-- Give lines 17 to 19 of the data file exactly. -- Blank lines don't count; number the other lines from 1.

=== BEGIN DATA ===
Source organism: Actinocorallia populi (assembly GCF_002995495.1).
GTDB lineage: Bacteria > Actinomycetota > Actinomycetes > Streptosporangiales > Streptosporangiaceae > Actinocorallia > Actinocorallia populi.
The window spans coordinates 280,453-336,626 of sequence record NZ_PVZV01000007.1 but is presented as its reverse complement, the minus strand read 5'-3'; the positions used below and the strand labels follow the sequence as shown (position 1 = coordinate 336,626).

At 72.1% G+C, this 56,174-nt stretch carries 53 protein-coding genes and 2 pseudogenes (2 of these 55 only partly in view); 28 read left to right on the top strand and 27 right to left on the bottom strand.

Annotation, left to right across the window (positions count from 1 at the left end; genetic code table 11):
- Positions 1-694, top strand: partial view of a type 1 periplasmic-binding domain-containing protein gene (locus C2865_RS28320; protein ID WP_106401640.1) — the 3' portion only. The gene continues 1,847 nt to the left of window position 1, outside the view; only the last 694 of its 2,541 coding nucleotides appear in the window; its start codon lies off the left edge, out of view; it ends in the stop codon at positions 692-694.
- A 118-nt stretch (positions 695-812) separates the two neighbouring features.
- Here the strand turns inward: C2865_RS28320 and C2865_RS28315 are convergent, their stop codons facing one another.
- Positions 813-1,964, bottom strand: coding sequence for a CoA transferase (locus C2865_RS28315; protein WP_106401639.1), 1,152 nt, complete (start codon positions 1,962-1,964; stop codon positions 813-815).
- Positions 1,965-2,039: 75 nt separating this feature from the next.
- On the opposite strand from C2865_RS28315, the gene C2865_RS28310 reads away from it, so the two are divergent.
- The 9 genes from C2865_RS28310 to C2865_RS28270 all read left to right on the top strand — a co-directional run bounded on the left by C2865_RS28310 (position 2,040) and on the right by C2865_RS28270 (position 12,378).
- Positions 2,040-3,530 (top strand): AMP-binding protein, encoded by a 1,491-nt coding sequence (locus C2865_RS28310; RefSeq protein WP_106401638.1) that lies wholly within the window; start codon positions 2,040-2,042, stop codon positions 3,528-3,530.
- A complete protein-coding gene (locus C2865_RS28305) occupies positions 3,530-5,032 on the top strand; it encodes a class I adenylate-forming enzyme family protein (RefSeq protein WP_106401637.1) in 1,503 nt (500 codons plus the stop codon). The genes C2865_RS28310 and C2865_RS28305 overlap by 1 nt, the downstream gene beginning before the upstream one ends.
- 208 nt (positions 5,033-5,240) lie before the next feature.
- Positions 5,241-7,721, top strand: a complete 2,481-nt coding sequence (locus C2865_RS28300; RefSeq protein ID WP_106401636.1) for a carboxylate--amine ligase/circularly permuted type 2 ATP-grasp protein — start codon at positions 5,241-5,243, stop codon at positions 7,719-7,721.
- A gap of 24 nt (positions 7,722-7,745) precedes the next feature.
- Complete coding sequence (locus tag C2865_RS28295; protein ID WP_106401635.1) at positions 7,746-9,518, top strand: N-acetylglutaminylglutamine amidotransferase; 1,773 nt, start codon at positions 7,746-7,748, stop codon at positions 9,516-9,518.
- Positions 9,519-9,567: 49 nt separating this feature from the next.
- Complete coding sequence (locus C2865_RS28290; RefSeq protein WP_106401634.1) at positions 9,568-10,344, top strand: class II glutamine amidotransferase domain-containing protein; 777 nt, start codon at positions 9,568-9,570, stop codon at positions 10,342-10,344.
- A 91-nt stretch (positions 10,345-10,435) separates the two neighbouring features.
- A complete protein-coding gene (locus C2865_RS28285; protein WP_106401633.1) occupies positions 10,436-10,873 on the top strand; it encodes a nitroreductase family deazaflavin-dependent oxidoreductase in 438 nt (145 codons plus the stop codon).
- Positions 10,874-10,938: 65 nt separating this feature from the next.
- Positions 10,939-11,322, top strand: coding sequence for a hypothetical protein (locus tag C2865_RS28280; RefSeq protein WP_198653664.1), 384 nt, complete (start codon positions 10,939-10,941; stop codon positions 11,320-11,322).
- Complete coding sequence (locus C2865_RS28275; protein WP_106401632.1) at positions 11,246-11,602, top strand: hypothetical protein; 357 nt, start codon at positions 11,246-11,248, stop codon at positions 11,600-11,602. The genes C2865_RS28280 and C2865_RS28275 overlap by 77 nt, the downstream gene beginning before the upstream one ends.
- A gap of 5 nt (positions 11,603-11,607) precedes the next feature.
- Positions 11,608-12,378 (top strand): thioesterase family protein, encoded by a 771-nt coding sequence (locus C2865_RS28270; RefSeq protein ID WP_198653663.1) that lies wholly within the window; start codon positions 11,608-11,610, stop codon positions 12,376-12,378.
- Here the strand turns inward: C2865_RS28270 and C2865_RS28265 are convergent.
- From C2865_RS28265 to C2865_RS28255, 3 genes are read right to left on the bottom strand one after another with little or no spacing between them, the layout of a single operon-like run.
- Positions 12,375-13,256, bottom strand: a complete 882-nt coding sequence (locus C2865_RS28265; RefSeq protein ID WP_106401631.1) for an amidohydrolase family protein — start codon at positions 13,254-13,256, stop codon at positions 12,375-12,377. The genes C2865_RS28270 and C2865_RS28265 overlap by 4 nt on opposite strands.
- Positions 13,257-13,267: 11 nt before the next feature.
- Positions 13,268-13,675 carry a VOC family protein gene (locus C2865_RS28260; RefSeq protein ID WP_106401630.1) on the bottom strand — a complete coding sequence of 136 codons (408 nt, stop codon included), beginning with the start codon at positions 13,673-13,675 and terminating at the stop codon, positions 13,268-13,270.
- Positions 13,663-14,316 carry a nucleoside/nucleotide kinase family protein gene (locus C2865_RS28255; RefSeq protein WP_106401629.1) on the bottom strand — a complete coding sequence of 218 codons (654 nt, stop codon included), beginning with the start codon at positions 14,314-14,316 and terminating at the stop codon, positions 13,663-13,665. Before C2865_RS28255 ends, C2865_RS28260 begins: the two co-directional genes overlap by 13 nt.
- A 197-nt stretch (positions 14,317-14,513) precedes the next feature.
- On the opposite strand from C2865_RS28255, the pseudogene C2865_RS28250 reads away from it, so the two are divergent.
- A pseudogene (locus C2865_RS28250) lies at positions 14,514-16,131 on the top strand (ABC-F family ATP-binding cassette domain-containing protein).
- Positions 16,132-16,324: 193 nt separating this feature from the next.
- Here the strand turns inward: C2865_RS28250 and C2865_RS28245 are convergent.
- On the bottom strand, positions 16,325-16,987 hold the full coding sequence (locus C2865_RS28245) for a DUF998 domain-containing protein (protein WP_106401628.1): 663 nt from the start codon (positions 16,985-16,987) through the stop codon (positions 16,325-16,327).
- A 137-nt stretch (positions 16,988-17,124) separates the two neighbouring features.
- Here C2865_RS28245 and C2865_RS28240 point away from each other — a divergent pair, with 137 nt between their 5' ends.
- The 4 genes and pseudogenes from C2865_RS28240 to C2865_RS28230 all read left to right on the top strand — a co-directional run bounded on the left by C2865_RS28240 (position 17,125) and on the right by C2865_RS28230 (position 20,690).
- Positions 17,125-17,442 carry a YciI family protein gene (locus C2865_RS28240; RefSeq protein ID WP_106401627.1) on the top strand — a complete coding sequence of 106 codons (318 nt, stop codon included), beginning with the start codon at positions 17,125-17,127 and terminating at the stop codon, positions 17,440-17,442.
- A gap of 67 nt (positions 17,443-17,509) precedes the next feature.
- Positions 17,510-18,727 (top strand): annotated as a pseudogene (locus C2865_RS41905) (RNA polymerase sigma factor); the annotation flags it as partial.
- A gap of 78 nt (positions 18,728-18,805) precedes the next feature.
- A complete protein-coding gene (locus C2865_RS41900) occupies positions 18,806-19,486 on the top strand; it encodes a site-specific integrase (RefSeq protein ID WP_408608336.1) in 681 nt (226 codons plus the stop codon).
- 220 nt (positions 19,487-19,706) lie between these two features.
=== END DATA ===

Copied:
- A gap of 24 nt (positions 7,722-7,745) precedes the next feature.
- Complete coding sequence (locus tag C2865_RS28295; protein ID WP_106401635.1) at positions 7,746-9,518, top strand: N-acetylglutaminylglutamine amidotransferase; 1,773 nt, start codon at positions 7,746-7,748, stop codon at positions 9,516-9,518.
- Positions 9,519-9,567: 49 nt separating this feature from the next.